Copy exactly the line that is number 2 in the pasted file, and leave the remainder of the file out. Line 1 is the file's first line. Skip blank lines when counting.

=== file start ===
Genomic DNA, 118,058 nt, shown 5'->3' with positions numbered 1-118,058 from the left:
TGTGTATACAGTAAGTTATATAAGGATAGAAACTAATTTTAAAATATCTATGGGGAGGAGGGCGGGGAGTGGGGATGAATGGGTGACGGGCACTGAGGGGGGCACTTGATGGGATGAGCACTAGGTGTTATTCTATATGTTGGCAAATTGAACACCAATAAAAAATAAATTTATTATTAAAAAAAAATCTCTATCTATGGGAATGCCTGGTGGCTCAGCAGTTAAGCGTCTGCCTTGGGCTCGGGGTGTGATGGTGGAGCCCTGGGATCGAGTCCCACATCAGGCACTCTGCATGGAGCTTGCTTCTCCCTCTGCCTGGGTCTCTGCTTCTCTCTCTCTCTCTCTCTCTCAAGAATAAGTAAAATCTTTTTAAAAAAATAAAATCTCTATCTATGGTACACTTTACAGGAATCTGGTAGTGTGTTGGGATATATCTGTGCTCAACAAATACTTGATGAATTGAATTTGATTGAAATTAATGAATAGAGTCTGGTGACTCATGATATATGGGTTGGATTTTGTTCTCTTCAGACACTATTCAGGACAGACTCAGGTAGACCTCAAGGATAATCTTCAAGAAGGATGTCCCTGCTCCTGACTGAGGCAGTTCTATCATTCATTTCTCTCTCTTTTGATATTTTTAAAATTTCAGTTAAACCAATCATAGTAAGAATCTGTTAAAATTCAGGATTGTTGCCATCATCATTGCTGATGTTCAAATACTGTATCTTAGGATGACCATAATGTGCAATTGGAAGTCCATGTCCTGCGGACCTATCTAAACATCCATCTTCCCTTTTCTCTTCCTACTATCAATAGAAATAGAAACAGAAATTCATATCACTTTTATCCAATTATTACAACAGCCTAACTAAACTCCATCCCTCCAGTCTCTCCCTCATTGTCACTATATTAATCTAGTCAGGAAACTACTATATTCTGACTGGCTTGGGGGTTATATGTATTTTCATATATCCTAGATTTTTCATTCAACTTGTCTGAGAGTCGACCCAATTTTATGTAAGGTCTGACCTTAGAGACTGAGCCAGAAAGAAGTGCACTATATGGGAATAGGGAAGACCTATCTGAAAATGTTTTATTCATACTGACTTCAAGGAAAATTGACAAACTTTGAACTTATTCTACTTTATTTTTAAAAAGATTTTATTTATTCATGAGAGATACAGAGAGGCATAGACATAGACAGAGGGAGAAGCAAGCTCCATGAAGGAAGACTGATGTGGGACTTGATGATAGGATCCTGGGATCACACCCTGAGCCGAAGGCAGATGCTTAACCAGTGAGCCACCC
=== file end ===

TGTGTATACAGTAAGTTATATAAGGATAGAAACTAATTTTAAAATATCTATGGGGAGGAGGGCGGGGAGTGGGGATGAATGGGTGACGGGCACTGAGGGGGGCACTTGATGGGATGAGCACTAGGTGTTATTCTATATGTTGGCAAATTGAACACCAATAAAAAATAAATTTATTATTAAAAAAAAATCTCTATCTATGGGAATGCCTGGTGGCTCAGCAGTTAAGCGTCTGCCTTGGGCTCGGGGTGTGATGGTGGAGCCCTGGGATCGAGTCCCACATCAGGCACTCTGCATGGAGCTTGCTTCTCCCTCTGCCTGGGTCTCTGCTTCTCTCTCTCTCTCTCTCTCTCAAGAATAAGTAAAATCTTTTTAAAAAAATAAAATCTCTATCTATGGTACACTTTACAGGAATCTGGTAGTGTGTTGGGATATATCTGTGCTCAACAAATACTTGATGAATTGAATTTGATTGAAATTAATGAATAGAGTCTGGTGACTCATGATATATGGGTTGGATTTTGTTCTCTTCAGACACTATTCAGGACAGACTCAGGTAGACCTCAAGGATAATCTTCAAGAAGGATGTCCCTGCTCCTGACTGAGGCAGTTCTATCATTCATTTCTCTCTCTTTTGATATTTTTAAAATTTCAGTTAAACCAATCATAGTAAGAATCTGTTAAAATTCAGGATTGTTGCCATCATCATTGCTGATGTTCAAATACTGTATCTTAGGATGACCATAATGTGCAATTGGAAGTCCATGTCCTGCGGACCTATCTAAACATCCATCTTCCCTTTTCTCTTCCTACTATCAATAGAAATAGAAACAGAAATTCATATCACTTTTATCCAATTATTACAACAGCCTAACTAAACTCCATCCCTCCAGTCTCTCCCTCATTGTCACTATATTAATCTAGTCAGGAAACTACTATATTCTGACTGGCTTGGGGGTTATATGTATTTTCATATATCCTAGATTTTTCATTCAACTTGTCTGAGAGTCGACCCAATTTTATGTAAGGTCTGACCTTAGAGACTGAGCCAGAAAGAAGTGCACTATATGGGAATAGGGAAGACCTATCTGAAAATGTTTTATTCATACTGACTTCAAGGAAAATTGACAAACTTTGAACTTATTCTACTTTATTTTTAAAAAGATTTTATTTATTCATGAGAGATACAGAGAGGCATAGACATAGACAGAGGGAGAAGCAAGCTCCATGAAGGAAGACTGATGTGGGACTTGATGATAGGATCCTGGGATCACACCCTGAGCCGAAGGCAGATGCTTAACCAGTGAGCCACCC